Suppression of large intraluminal bubble expansion in shock wave lithotripsy without compromising stone comminution: refinement of reflector geometry.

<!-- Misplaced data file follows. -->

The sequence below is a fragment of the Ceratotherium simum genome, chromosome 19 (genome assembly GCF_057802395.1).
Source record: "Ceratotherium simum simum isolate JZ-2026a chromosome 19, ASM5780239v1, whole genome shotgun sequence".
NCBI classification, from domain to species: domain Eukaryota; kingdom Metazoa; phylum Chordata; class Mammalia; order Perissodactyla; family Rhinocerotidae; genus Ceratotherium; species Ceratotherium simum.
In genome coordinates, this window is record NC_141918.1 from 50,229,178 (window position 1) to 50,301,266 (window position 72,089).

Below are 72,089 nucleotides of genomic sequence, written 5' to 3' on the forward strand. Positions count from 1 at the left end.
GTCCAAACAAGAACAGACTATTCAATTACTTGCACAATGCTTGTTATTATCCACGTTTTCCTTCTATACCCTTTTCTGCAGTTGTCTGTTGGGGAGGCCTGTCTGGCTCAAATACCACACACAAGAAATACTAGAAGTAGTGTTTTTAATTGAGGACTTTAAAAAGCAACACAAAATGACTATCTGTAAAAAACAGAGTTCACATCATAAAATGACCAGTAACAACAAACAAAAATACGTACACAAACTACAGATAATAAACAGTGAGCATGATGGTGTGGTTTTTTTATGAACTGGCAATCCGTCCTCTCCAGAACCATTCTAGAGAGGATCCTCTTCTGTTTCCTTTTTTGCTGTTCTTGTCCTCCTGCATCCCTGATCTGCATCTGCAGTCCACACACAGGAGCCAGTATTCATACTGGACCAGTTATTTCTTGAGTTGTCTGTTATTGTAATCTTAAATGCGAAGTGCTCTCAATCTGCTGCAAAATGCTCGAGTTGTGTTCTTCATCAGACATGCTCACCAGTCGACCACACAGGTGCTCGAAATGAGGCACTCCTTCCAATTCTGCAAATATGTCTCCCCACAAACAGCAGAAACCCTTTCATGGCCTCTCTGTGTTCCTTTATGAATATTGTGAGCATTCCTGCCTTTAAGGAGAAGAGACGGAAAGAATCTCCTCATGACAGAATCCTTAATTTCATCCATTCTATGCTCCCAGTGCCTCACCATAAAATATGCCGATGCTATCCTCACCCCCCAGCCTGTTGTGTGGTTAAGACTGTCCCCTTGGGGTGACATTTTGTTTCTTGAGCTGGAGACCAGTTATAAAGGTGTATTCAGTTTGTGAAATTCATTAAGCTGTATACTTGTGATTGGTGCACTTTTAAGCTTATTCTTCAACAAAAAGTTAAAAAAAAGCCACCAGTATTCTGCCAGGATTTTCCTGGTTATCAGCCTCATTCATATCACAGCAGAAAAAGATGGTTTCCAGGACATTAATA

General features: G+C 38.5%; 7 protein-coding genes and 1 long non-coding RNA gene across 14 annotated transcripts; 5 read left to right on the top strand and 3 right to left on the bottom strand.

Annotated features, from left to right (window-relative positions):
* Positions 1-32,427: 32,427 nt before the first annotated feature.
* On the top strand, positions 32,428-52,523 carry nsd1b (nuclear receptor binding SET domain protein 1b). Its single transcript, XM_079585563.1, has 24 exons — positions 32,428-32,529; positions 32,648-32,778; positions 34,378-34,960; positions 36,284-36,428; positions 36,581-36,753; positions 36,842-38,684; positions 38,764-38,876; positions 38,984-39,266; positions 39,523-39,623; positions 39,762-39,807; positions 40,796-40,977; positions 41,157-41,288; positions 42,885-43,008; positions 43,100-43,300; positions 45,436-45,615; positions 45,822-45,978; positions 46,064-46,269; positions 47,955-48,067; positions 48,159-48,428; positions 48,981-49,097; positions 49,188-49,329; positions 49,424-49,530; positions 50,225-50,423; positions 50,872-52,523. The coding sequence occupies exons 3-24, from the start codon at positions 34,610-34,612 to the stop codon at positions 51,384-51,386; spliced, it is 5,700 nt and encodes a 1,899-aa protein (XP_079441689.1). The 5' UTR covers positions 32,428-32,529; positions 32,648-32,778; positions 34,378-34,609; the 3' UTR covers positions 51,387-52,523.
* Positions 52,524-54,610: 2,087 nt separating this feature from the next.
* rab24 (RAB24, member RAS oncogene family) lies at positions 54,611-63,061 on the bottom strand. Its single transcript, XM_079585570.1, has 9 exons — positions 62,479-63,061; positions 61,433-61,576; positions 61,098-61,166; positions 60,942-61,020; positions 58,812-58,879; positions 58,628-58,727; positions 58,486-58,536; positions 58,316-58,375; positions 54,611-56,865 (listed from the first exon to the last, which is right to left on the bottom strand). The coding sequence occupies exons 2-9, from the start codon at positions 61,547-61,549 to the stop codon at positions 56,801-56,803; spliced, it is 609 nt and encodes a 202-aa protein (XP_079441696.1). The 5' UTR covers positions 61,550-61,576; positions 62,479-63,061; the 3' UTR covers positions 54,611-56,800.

Using the Hamilton model [Hamilton, J. Acoust. Soc. Am. 93, 1256-1266 (1993)], the effects of reflector geometry on the pulse profile and sequence of the shock waves produced by the original and upgraded reflector of an HM-3 lithotripter were evaluated qualitatively. Guided by this analysis, we have refined the geometry of the upgraded reflector to enhance its suppressive effect on intraluminal bubble expansion without compromising stone comminution in shock wave lithotripsy. Using the original HM-3 reflector at 20 kV, rupture of a standard vessel phantom made of cellulose hollow fiber (i.d. = 0.2 mm), in which degassed water seeded with ultrasound contrast agents was circulated, was produced at the lithotripter focus after about 30 shocks. In contrast, using the upgraded reflector at 24 kV no rupture of the vessel phantom could be produced within a 20-mm diameter around the lithotripter focus even after 200 shocks. On the other hand, stone comminution was comparable between the two reflector configurations, although slightly larger fragments were produced by the upgraded reflector. After 2000 shocks, stone comminution efficiency produced by the original HM-3 reflector at 20 kV is 97.15 +/- 1.92% (mean +/- SD), compared to 90.35 +/- 1.96% produced by the upgraded reflector at 24 kV (p<0.02). All together, it was found that the upgraded reflector could significantly reduce the propensity for vessel rupture in shock wave lithotripsy while maintaining satisfactory stone comminution.
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